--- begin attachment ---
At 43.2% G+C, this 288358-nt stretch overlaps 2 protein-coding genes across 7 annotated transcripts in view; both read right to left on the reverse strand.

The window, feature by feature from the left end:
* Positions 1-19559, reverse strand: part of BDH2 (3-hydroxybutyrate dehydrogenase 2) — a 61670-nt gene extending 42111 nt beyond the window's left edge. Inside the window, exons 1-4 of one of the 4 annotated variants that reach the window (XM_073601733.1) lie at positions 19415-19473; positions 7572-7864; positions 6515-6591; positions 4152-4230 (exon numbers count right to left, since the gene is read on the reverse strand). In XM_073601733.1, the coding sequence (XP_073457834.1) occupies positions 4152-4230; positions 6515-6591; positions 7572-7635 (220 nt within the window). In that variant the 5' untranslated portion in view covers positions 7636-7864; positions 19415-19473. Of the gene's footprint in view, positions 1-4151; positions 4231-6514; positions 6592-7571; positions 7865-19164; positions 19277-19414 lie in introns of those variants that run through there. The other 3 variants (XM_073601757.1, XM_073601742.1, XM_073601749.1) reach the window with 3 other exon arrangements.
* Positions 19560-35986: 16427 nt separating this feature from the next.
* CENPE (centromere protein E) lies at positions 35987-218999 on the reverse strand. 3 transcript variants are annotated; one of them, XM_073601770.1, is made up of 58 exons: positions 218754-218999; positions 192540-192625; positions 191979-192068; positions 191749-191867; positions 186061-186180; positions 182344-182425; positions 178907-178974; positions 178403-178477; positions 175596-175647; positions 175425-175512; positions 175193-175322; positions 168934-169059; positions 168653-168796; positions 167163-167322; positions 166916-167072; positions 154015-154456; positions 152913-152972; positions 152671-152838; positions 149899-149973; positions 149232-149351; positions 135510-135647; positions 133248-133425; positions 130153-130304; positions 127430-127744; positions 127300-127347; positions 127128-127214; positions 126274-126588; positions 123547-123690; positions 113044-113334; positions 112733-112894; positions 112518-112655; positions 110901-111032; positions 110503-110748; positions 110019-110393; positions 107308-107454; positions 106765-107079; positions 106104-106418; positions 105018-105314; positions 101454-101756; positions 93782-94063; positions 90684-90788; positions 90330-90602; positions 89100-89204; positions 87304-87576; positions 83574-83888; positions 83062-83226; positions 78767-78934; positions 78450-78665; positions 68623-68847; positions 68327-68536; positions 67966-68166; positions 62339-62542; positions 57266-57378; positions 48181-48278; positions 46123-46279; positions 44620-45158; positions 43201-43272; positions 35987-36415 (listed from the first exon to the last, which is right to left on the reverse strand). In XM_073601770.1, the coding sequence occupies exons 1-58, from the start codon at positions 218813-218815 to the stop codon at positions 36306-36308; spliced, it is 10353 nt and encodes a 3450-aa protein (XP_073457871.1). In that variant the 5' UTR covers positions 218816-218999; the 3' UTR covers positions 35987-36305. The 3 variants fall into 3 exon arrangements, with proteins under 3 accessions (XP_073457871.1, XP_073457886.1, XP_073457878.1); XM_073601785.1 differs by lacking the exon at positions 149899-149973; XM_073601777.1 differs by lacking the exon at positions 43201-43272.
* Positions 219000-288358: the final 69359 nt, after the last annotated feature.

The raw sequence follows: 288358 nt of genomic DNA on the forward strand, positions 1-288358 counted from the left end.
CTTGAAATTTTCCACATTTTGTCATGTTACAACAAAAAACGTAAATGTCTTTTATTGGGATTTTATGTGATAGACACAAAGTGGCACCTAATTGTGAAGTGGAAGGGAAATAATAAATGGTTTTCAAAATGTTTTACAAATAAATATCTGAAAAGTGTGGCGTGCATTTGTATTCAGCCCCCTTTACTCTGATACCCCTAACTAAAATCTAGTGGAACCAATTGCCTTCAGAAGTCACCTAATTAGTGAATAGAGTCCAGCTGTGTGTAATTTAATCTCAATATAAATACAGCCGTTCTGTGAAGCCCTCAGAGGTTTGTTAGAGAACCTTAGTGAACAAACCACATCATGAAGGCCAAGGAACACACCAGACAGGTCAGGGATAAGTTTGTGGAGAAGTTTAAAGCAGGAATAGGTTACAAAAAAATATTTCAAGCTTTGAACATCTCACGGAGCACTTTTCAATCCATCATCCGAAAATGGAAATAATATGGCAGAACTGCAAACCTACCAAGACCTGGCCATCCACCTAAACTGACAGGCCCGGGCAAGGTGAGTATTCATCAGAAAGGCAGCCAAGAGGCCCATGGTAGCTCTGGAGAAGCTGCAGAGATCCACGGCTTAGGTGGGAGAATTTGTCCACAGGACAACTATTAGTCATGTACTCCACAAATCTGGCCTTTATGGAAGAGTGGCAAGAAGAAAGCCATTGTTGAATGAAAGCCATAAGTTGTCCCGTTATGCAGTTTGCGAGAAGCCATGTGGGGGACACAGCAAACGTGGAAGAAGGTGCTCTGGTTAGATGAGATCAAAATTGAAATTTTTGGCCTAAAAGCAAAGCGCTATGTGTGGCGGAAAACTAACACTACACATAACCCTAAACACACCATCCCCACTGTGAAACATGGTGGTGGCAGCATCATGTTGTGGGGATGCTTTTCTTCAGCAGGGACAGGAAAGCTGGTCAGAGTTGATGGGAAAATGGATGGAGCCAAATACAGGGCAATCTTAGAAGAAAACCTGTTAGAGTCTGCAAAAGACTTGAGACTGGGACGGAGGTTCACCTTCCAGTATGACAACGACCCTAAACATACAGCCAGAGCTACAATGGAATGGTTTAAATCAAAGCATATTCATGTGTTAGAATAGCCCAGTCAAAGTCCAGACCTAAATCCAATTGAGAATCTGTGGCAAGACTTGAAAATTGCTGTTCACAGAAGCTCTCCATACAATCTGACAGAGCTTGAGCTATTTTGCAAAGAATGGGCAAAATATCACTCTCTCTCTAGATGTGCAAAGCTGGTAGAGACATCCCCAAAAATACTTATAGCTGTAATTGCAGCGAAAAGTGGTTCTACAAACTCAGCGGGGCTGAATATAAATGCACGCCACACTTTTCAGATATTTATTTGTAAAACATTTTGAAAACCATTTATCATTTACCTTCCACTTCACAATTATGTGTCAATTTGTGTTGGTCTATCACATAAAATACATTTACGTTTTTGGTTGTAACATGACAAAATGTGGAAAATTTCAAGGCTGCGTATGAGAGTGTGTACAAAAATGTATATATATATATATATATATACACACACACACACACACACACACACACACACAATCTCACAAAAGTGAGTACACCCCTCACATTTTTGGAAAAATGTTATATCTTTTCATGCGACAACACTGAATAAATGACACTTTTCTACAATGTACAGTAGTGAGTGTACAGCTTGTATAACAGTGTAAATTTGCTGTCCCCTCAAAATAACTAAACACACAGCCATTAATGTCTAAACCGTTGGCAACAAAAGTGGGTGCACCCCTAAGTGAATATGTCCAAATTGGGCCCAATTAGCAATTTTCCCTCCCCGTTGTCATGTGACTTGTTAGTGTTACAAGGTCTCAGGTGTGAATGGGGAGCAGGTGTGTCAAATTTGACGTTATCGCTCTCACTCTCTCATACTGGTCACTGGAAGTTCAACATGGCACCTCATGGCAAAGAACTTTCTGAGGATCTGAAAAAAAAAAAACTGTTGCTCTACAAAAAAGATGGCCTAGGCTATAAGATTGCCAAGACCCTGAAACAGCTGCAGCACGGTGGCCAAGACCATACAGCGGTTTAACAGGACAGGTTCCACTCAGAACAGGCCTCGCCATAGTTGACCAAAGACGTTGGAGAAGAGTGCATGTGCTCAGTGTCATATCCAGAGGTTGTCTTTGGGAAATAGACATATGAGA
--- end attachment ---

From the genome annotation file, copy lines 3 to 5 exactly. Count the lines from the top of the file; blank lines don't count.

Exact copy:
* Positions 1-19559, reverse strand: part of BDH2 (3-hydroxybutyrate dehydrogenase 2) — a 61670-nt gene extending 42111 nt beyond the window's left edge. Inside the window, exons 1-4 of one of the 4 annotated variants that reach the window (XM_073601733.1) lie at positions 19415-19473; positions 7572-7864; positions 6515-6591; positions 4152-4230 (exon numbers count right to left, since the gene is read on the reverse strand). In XM_073601733.1, the coding sequence (XP_073457834.1) occupies positions 4152-4230; positions 6515-6591; positions 7572-7635 (220 nt within the window). In that variant the 5' untranslated portion in view covers positions 7636-7864; positions 19415-19473. Of the gene's footprint in view, positions 1-4151; positions 4231-6514; positions 6592-7571; positions 7865-19164; positions 19277-19414 lie in introns of those variants that run through there. The other 3 variants (XM_073601757.1, XM_073601742.1, XM_073601749.1) reach the window with 3 other exon arrangements.
* Positions 19560-35986: 16427 nt separating this feature from the next.
* CENPE (centromere protein E) lies at positions 35987-218999 on the reverse strand. 3 transcript variants are annotated; one of them, XM_073601770.1, is made up of 58 exons: positions 218754-218999; positions 192540-192625; positions 191979-192068; positions 191749-191867; positions 186061-186180; positions 182344-182425; positions 178907-178974; positions 178403-178477; positions 175596-175647; positions 175425-175512; positions 175193-175322; positions 168934-169059; positions 168653-168796; positions 167163-167322; positions 166916-167072; positions 154015-154456; positions 152913-152972; positions 152671-152838; positions 149899-149973; positions 149232-149351; positions 135510-135647; positions 133248-133425; positions 130153-130304; positions 127430-127744; positions 127300-127347; positions 127128-127214; positions 126274-126588; positions 123547-123690; positions 113044-113334; positions 112733-112894; positions 112518-112655; positions 110901-111032; positions 110503-110748; positions 110019-110393; positions 107308-107454; positions 106765-107079; positions 106104-106418; positions 105018-105314; positions 101454-101756; positions 93782-94063; positions 90684-90788; positions 90330-90602; positions 89100-89204; positions 87304-87576; positions 83574-83888; positions 83062-83226; positions 78767-78934; positions 78450-78665; positions 68623-68847; positions 68327-68536; positions 67966-68166; positions 62339-62542; positions 57266-57378; positions 48181-48278; positions 46123-46279; positions 44620-45158; positions 43201-43272; positions 35987-36415 (listed from the first exon to the last, which is right to left on the reverse strand). In XM_073601770.1, the coding sequence occupies exons 1-58, from the start codon at positions 218813-218815 to the stop codon at positions 36306-36308; spliced, it is 10353 nt and encodes a 3450-aa protein (XP_073457871.1). In that variant the 5' UTR covers positions 218816-218999; the 3' UTR covers positions 35987-36305. The 3 variants fall into 3 exon arrangements, with proteins under 3 accessions (XP_073457871.1, XP_073457886.1, XP_073457878.1); XM_073601785.1 differs by lacking the exon at positions 149899-149973; XM_073601777.1 differs by lacking the exon at positions 43201-43272.